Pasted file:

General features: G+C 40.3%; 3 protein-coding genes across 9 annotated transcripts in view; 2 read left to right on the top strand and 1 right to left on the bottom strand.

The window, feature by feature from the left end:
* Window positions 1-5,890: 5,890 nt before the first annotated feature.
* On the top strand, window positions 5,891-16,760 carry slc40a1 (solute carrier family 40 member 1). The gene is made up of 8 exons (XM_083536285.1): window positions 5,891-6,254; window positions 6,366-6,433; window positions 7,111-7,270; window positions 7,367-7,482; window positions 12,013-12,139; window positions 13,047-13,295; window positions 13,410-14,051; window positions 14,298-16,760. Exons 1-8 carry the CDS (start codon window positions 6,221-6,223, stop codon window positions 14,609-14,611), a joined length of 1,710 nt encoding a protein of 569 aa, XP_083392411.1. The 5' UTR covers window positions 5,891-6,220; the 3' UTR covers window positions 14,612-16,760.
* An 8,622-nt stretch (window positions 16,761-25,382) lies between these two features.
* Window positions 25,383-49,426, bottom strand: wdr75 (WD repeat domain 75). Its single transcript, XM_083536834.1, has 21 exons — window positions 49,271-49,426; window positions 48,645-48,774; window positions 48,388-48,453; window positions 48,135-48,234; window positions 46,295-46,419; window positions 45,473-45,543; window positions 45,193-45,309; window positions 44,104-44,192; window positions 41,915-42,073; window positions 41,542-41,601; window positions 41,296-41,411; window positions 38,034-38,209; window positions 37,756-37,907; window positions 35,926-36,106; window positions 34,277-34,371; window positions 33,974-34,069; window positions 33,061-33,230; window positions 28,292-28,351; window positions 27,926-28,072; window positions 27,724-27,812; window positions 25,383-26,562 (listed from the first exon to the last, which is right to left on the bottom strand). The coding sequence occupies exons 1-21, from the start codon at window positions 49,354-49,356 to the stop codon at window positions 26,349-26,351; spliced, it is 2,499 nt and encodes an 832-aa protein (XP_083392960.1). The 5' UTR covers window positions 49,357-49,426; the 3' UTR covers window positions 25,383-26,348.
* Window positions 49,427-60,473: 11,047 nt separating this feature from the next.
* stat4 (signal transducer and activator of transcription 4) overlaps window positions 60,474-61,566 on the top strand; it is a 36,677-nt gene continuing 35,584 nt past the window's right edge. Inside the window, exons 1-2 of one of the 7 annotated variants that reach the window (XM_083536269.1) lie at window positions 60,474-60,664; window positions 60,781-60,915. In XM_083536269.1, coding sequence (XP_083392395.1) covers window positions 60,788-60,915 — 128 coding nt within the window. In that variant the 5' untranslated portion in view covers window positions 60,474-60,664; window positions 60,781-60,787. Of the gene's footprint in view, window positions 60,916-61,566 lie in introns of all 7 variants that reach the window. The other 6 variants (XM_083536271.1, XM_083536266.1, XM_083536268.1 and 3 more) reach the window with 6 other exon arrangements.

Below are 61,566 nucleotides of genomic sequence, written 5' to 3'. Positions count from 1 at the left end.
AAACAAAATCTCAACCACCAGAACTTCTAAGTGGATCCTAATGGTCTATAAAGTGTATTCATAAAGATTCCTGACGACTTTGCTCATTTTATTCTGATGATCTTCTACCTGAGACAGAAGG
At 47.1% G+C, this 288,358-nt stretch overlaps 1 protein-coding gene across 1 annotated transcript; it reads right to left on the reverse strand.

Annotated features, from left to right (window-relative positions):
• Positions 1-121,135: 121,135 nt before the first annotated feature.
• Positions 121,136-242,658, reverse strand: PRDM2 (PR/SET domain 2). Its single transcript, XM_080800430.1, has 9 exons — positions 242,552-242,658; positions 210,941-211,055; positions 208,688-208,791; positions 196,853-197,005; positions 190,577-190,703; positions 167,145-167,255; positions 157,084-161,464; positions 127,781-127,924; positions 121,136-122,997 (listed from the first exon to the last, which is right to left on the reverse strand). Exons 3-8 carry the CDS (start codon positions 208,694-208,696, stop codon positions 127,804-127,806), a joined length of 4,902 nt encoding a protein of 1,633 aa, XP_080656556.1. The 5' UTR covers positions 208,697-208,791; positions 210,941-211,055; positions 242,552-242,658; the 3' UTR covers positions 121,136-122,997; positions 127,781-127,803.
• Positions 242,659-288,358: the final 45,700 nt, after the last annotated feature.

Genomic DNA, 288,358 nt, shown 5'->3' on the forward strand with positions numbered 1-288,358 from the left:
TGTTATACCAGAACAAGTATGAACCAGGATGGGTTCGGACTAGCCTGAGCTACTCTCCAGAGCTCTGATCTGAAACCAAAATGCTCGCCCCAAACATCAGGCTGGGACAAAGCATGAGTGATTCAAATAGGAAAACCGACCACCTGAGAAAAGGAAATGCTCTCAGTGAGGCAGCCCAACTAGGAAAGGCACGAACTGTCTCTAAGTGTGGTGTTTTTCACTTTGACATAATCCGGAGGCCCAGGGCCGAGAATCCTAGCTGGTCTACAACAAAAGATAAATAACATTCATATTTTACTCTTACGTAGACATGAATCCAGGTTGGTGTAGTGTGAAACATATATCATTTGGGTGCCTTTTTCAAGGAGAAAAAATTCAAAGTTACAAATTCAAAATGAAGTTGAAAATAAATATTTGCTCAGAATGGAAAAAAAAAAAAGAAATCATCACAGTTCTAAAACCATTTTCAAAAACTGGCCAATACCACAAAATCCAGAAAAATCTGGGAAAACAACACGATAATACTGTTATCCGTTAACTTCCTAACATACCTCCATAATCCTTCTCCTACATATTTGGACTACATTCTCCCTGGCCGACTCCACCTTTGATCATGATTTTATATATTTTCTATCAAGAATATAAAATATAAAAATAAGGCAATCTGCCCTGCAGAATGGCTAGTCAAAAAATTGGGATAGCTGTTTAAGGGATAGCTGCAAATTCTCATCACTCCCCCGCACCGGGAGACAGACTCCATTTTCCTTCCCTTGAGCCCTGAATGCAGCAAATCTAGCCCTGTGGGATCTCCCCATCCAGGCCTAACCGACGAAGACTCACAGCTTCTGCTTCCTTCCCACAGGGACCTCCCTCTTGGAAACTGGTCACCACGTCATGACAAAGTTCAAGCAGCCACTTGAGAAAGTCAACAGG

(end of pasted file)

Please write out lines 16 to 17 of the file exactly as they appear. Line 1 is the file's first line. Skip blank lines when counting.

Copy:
Genomic DNA, 288,358 nt, shown 5'->3' on the forward strand with positions numbered 1-288,358 from the left:
TGTTATACCAGAACAAGTATGAACCAGGATGGGTTCGGACTAGCCTGAGCTACTCTCCAGAGCTCTGATCTGAAACCAAAATGCTCGCCCCAAACATCAGGCTGGGACAAAGCATGAGTGATTCAAATAGGAAAACCGACCACCTGAGAAAAGGAAATGCTCTCAGTGAGGCAGCCCAACTAGGAAAGGCACGAACTGTCTCTAAGTGTGGTGTTTTTCACTTTGACATAATCCGGAGGCCCAGGGCCGAGAATCCTAGCTGGTCTACAACAAAAGATAAATAACATTCATATTTTACTCTTACGTAGACATGAATCCAGGTTGGTGTAGTGTGAAACATATATCATTTGGGTGCCTTTTTCAAGGAGAAAAAATTCAAAGTTACAAATTCAAAATGAAGTTGAAAATAAATATTTGCTCAGAATGGAAAAAAAAAAAAGAAATCATCACAGTTCTAAAACCATTTTCAAAAACTGGCCAATACCACAAAATCCAGAAAAATCTGGGAAAACAACACGATAATACTGTTATCCGTTAACTTCCTAACATACCTCCATAATCCTTCTCCTACATATTTGGACTACATTCTCCCTGGCCGACTCCACCTTTGATCATGATTTTATATATTTTCTATCAAGAATATAAAATATAAAAATAAGGCAATCTGCCCTGCAGAATGGCTAGTCAAAAAATTGGGATAGCTGTTTAAGGGATAGCTGCAAATTCTCATCACTCCCCCGCACCGGGAGACAGACTCCATTTTCCTTCCCTTGAGCCCTGAATGCAGCAAATCTAGCCCTGTGGGATCTCCCCATCCAGGCCTAACCGACGAAGACTCACAGCTTCTGCTTCCTTCCCACAGGGACCTCCCTCTTGGAAACTGGTCACCACGTCATGACAAAGTTCAAGCAGCCACTTGAGAAAGTCAACAGG